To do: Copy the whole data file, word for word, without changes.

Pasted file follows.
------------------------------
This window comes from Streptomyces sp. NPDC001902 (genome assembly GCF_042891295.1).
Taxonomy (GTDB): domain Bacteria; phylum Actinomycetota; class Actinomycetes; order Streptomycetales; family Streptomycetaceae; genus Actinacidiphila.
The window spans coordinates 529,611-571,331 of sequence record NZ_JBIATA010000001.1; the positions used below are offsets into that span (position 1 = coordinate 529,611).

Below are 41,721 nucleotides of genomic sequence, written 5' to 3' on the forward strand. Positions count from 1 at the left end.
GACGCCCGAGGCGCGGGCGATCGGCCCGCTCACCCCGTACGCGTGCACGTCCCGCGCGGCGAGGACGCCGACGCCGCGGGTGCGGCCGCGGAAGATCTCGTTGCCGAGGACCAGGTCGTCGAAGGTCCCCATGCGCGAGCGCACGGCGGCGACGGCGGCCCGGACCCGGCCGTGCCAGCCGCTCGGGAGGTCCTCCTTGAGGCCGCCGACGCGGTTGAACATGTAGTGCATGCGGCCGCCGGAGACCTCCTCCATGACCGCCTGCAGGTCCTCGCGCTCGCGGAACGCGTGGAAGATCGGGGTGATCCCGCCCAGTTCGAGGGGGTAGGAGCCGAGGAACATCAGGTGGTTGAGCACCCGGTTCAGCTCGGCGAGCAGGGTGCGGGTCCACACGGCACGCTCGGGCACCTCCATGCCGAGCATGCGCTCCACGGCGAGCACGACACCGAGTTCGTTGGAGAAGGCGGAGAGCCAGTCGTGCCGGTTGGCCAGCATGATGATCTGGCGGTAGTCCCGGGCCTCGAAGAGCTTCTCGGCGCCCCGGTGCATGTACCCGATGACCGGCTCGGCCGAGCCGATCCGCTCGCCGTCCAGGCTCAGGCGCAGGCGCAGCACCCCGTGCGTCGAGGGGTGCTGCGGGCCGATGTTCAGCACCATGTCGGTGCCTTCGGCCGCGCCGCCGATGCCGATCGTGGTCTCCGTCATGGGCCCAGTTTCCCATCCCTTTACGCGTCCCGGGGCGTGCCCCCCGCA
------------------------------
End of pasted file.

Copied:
This window comes from Streptomyces sp. NPDC001902 (genome assembly GCF_042891295.1).
Taxonomy (GTDB): domain Bacteria; phylum Actinomycetota; class Actinomycetes; order Streptomycetales; family Streptomycetaceae; genus Actinacidiphila.
The window spans coordinates 529,611-571,331 of sequence record NZ_JBIATA010000001.1; the positions used below are offsets into that span (position 1 = coordinate 529,611).

Below are 41,721 nucleotides of genomic sequence, written 5' to 3' on the forward strand. Positions count from 1 at the left end.
GACGCCCGAGGCGCGGGCGATCGGCCCGCTCACCCCGTACGCGTGCACGTCCCGCGCGGCGAGGACGCCGACGCCGCGGGTGCGGCCGCGGAAGATCTCGTTGCCGAGGACCAGGTCGTCGAAGGTCCCCATGCGCGAGCGCACGGCGGCGACGGCGGCCCGGACCCGGCCGTGCCAGCCGCTCGGGAGGTCCTCCTTGAGGCCGCCGACGCGGTTGAACATGTAGTGCATGCGGCCGCCGGAGACCTCCTCCATGACCGCCTGCAGGTCCTCGCGCTCGCGGAACGCGTGGAAGATCGGGGTGATCCCGCCCAGTTCGAGGGGGTAGGAGCCGAGGAACATCAGGTGGTTGAGCACCCGGTTCAGCTCGGCGAGCAGGGTGCGGGTCCACACGGCACGCTCGGGCACCTCCATGCCGAGCATGCGCTCCACGGCGAGCACGACACCGAGTTCGTTGGAGAAGGCGGAGAGCCAGTCGTGCCGGTTGGCCAGCATGATGATCTGGCGGTAGTCCCGGGCCTCGAAGAGCTTCTCGGCGCCCCGGTGCATGTACCCGATGACCGGCTCGGCCGAGCCGATCCGCTCGCCGTCCAGGCTCAGGCGCAGGCGCAGCACCCCGTGCGTCGAGGGGTGCTGCGGGCCGATGTTCAGCACCATGTCGGTGCCTTCGGCCGCGCCGCCGATGCCGATCGTGGTCTCCGTCATGGGCCCAGTTTCCCATCCCTTTACGCGTCCCGGGGCGTGCCCCCCGCA